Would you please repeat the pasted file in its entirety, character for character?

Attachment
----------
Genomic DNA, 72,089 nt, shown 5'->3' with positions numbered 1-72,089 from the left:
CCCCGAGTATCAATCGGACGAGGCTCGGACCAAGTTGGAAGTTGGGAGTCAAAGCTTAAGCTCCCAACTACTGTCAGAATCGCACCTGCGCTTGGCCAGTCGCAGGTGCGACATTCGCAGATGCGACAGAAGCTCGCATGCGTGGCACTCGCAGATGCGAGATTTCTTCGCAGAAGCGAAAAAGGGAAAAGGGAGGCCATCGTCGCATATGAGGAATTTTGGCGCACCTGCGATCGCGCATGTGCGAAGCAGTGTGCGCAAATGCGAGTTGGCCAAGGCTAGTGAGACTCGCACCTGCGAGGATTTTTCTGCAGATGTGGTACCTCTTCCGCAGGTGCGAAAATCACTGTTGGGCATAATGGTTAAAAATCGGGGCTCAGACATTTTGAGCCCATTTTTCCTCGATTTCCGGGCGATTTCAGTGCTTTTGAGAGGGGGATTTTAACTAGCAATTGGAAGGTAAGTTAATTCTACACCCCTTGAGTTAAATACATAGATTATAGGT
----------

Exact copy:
Genomic DNA, 72,089 nt, shown 5'->3' with positions numbered 1-72,089 from the left:
CCCCGAGTATCAATCGGACGAGGCTCGGACCAAGTTGGAAGTTGGGAGTCAAAGCTTAAGCTCCCAACTACTGTCAGAATCGCACCTGCGCTTGGCCAGTCGCAGGTGCGACATTCGCAGATGCGACAGAAGCTCGCATGCGTGGCACTCGCAGATGCGAGATTTCTTCGCAGAAGCGAAAAAGGGAAAAGGGAGGCCATCGTCGCATATGAGGAATTTTGGCGCACCTGCGATCGCGCATGTGCGAAGCAGTGTGCGCAAATGCGAGTTGGCCAAGGCTAGTGAGACTCGCACCTGCGAGGATTTTTCTGCAGATGTGGTACCTCTTCCGCAGGTGCGAAAATCACTGTTGGGCATAATGGTTAAAAATCGGGGCTCAGACATTTTGAGCCCATTTTTCCTCGATTTCCGGGCGATTTCAGTGCTTTTGAGAGGGGGATTTTAACTAGCAATTGGAAGGTAAGTTAATTCTACACCCCTTGAGTTAAATACATAGATTATAGGT